“ Vish,“ I shouted, “think of your innocent child! Wait for her birth! Don’t you desert her!“ But Sage Vishwamitra was storming into the forest without a backward glance.
A famous painting by Raja Ravi Varma ‘ illustrates ‘ this momentous event. It shows Vish as tall and handsome turning his face away from me, who, contrite in white garments is offering my little Sakuntala to him for acceptance. I contest this. Vish was never any woman’s dream and he abandoned me before I gave birth. The painter even got the colour of my garments wrong: These were sapphire with sadness, ruby with rage, amethyst with anxiety for my child. But this is the way my story is told. I’ve been misrepresented all through time, and that too in the arts that I so love.
I gave birth to my daughter in a sacred grove and placed her near the Sakuntala birds that I knew make good foster mothers. Only once could I let her suckle before I was vaporized back to Indralok, sucked up to my crystal palace in the Seventh Heaven.
Mine was the first girl-child to be abandoned; I, Menaka, am remembered throughout history as the first mother to have abandoned her daughter. The truth is my Sakuntala wouldn’t have survived the passage back to Heaven for she was half mortal. I flung myself on the brilliants encrusted floor of my aerial chamber. And wept. Raged and wept.
I didn’t attend the celebrations Lord Indra commanded in my honour. I didn’t hear the conch and drums; I only heard my daughter’s weak cries. “Menaka is weeping for her daughter, “ Lord Indra was informed. “ Menaka will be rewarded when she is ready “ He graciously announced. Once a month low-ranking nymphs would ferry my sparkling teardrops in their palms as proof of my grief.
Lord Indra didn’t know I’d never be ready. He didn’t know I’d never forget Sakuntala’s small hands on me, her wee mouth at my nipple, her little red face, her wet crinkled ears, her tiny feet that had kicked me in the womb. There’s insufficient time in the universe to forget such moments.
I continued to weep. Being a water nymph I can weep endlessly, and I float on water, gathering it towards me. My tears piled beneath me, couching me in their sad rocking. I had twelve feet of tear-bed under me when the Chief of Security — an odious giant I had once spurned — dropped by to check me out. He peered down to hear me murmur, “ Sakuntala, how I wish, I wish, wish…” Twisting his moustache he roared with pleasure, “I’ll report you! “
“ What! “ Lord Indra’s voice boomed through the heavenly halls,“ You say she still weeps for Vish–wamitra!” Silence flooded Indralok. Then His voice boomed in laughter. “Impossible! How can she desire anyone after being with Me! “
The only person I wished to be with was my infant daughter, back on earth. But I knew if I asked for the boon of mortality Lord Indra never would have granted it. My desire had to be camouflaged and strike Him as His Own Brilliant Idea. So I continued weeping. It was a risky plan I devised, but what option did I have in those primitive patriarchal times?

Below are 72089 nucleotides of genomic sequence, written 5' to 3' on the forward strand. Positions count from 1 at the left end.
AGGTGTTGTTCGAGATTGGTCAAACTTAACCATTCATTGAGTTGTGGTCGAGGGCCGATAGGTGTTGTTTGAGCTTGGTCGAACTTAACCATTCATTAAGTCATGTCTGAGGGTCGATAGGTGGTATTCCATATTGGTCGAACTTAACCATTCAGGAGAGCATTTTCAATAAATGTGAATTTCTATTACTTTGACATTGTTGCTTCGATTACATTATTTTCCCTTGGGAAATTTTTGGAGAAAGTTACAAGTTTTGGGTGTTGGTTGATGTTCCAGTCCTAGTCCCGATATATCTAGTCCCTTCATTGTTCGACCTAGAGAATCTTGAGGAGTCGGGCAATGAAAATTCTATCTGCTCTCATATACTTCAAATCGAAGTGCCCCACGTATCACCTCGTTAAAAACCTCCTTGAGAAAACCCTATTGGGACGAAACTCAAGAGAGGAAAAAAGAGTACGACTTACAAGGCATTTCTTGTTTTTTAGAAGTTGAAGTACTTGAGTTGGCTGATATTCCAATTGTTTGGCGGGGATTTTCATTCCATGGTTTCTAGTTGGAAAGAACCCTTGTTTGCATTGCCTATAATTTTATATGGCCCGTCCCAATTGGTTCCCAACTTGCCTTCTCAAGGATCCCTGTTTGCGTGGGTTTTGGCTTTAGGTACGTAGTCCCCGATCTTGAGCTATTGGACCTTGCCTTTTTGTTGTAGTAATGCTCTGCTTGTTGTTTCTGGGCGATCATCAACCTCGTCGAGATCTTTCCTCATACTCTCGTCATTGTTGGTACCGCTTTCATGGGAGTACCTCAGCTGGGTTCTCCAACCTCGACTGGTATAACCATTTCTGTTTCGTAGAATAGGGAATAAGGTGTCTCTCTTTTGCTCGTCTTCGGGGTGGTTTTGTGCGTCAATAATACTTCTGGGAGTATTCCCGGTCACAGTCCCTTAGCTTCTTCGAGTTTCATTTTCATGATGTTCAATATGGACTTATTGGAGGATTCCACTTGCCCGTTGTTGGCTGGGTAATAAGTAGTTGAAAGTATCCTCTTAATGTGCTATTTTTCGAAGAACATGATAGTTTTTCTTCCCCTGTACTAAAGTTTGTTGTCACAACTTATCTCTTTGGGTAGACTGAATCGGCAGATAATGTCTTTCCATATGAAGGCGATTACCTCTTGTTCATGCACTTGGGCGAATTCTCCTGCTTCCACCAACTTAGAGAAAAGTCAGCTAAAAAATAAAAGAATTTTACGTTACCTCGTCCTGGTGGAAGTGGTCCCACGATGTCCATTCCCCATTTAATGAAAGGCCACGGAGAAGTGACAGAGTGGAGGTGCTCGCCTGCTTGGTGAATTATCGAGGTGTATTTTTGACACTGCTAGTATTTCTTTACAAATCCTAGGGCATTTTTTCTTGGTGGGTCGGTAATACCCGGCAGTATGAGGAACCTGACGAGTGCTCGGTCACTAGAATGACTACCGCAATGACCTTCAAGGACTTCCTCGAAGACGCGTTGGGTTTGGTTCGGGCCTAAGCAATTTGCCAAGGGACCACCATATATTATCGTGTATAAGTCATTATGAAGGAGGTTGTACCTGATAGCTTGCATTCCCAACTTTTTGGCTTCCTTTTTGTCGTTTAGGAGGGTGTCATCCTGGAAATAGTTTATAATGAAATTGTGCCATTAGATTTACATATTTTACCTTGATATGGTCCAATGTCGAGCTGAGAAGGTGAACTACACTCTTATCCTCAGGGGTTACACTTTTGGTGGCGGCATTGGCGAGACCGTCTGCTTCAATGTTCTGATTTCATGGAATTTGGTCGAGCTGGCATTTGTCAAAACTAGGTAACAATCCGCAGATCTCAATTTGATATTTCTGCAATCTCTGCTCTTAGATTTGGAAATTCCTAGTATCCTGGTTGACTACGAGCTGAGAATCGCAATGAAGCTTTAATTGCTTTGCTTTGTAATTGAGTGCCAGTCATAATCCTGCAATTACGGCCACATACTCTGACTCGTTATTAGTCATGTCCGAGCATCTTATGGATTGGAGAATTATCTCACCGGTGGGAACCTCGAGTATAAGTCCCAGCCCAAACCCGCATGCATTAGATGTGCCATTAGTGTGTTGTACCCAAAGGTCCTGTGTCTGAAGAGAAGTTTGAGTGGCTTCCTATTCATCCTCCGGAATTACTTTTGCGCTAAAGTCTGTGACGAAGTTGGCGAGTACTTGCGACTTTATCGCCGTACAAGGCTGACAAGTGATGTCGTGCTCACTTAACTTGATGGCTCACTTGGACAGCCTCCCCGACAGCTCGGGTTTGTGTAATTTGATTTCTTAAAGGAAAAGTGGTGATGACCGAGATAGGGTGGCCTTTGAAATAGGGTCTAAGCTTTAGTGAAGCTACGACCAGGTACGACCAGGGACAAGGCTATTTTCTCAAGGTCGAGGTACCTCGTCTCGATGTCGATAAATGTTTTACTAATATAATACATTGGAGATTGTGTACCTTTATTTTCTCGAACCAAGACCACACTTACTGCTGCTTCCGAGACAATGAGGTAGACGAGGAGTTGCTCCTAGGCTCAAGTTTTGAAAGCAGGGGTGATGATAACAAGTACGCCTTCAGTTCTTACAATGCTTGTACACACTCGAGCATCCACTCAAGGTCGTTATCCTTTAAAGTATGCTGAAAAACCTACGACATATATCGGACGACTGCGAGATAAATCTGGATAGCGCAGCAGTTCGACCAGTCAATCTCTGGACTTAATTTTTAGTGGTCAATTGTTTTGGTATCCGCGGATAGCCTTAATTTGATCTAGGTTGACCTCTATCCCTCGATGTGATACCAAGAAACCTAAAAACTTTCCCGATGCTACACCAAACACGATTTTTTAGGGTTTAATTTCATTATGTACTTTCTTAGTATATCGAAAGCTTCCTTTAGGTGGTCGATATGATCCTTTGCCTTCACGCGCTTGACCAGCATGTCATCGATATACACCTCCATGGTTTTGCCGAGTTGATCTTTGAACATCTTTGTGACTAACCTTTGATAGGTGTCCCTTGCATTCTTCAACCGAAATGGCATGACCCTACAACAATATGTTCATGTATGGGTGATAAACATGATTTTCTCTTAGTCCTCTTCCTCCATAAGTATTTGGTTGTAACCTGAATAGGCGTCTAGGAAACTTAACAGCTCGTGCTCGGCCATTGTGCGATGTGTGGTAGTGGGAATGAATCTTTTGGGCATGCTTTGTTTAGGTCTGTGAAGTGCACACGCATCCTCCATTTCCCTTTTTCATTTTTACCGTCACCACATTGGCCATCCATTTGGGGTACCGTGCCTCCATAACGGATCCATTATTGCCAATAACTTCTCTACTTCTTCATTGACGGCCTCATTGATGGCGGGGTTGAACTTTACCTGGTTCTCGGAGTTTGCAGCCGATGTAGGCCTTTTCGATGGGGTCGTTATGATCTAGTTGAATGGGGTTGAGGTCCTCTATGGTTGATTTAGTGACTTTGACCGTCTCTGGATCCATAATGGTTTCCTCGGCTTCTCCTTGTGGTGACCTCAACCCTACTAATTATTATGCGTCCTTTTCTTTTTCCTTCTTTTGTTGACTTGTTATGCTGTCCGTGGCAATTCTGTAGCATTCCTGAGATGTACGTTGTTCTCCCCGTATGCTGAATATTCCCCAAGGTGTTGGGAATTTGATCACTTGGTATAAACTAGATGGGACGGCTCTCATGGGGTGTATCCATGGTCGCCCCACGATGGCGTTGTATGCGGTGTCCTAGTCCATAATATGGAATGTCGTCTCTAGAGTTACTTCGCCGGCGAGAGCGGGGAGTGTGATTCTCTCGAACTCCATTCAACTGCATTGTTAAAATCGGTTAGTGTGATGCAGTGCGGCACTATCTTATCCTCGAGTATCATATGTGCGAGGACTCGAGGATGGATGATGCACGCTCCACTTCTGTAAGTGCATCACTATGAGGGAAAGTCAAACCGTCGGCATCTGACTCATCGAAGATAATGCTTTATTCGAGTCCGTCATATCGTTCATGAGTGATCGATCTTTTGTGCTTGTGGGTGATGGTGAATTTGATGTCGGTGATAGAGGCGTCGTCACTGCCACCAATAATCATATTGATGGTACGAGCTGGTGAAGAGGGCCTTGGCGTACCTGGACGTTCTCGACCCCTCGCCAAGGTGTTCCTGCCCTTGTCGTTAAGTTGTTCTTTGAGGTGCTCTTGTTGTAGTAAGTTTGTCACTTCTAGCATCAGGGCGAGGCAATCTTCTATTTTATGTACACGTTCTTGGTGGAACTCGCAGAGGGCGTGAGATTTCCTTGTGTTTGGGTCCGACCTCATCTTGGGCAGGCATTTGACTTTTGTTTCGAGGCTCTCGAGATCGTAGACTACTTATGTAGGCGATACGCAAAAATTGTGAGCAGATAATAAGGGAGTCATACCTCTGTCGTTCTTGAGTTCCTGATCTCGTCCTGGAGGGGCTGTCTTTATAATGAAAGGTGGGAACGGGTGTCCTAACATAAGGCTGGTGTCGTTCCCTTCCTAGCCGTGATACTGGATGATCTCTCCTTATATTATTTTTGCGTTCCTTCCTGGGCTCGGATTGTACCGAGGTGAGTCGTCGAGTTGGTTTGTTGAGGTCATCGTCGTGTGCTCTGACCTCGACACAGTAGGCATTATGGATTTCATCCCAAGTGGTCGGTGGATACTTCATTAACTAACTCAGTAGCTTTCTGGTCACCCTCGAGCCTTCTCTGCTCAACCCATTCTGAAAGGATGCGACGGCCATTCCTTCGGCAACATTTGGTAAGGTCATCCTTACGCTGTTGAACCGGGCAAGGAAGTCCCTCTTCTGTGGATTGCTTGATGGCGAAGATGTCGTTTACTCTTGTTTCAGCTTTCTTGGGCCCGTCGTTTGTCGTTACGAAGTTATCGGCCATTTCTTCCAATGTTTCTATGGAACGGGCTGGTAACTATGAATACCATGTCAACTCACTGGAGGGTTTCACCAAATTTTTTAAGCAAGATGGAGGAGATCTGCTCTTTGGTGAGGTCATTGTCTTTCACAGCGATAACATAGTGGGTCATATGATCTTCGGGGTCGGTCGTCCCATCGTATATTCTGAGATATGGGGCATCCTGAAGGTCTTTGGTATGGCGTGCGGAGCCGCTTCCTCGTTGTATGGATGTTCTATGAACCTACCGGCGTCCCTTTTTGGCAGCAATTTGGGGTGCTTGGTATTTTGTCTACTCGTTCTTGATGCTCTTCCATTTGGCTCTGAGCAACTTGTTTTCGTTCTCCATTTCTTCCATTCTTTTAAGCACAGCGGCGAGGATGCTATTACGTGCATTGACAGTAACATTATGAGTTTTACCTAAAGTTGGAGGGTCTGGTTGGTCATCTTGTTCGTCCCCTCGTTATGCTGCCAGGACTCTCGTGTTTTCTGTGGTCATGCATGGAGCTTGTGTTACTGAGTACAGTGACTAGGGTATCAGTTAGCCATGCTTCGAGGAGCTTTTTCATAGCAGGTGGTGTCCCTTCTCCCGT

Years passed. Emissaries came and went; my tear-bed was a tower almost two hundred feet high when the Chief of Security paid another visit. He was a dot way below. He shouted up to me, ‘How dare you be so high-and mighty, nymph?” I didn’t bother to reply. He stomped out.
“ Impossible, but true! “ Lord Indra materialized in a flash of lightning. “ Menaka has dared to build herself a throne higher than Mine! “ Thunder swept through my chambers, lightning fell like rain on the floating balconies; squalls twisted my towering tear-bed. “Menaka, you’ve become arrogant. You must be punished!”
At last! I flew down, flung myself at His feet and agreed, “Yes, Highest of Gods, I deserve the worst punishment! Change me into a mortal. “ “Ha, I will, “ He roared. Space blackened and I waited, but nothing was happening. I opened my eyes to redness; Lord Indra was red with rage.
“ Do you think I, Lord Of The Universe, don’t have ideas of My Own? “ He stormed. I couldn’t see for the lightning. I heard the roar of thunder, His Voice. “ Hear My Curse. You will continue to dance till the end of Time.’ Lord Indra paused; lightening quaked but did not fall. With a crash He resumed, “ Henceforth you will dance in every man’s heart -but with a difference. He might lust and assault your ilk. Yet he will not be blamed nor need hold himself responsible for the violence he inflicts, for you, Menaka, most foul temptress, will be charged, each time, with robbing him of virtue. You will be held liable.“
“ Great God, “ I cried, “ Do not make me wreck frail humanity, nor become a symbol of shame to my own sex. Remember I once saved Indralok! It was I who saved Your throne!“
Those were classical times; even Gods had to heed certain rules. Lord Indra stroked His beard, tickled His chin, He burped. This meant He was thinking. “A curse cannot be revoked, “ He finally proclaimed, “ but it can be modified. To hide your shame you will be invisible to all but the last man you slept with. Now you’re banished. “ Even as I saw my form begin to disappear I shouted, “ Embedded in every curse is a ray of hope. Where’s mine? I demand it!“ Lord Indra chuckled. “ Menaka, for your quick wit We grant you this: If ever a mortal you have bewitched regrets his actions you will be released from your Curse. Then you can die. “ Only my throat and head were visible when I shouted, “ Great God, Your victory over Sage Vishwamitra is recorded in imperishable myth. You owe my story more. I too need a hearing!” As my ears were evaporating I heard Lord Indra thunder, “ Menaka, nymph wild in beauty and intelligence, hear Me. You’ll get to tell your story once. This doesn’t mean you’ll get a hearing, though. Ha! Thought you could outsmart me? Ha Ha Haaa…”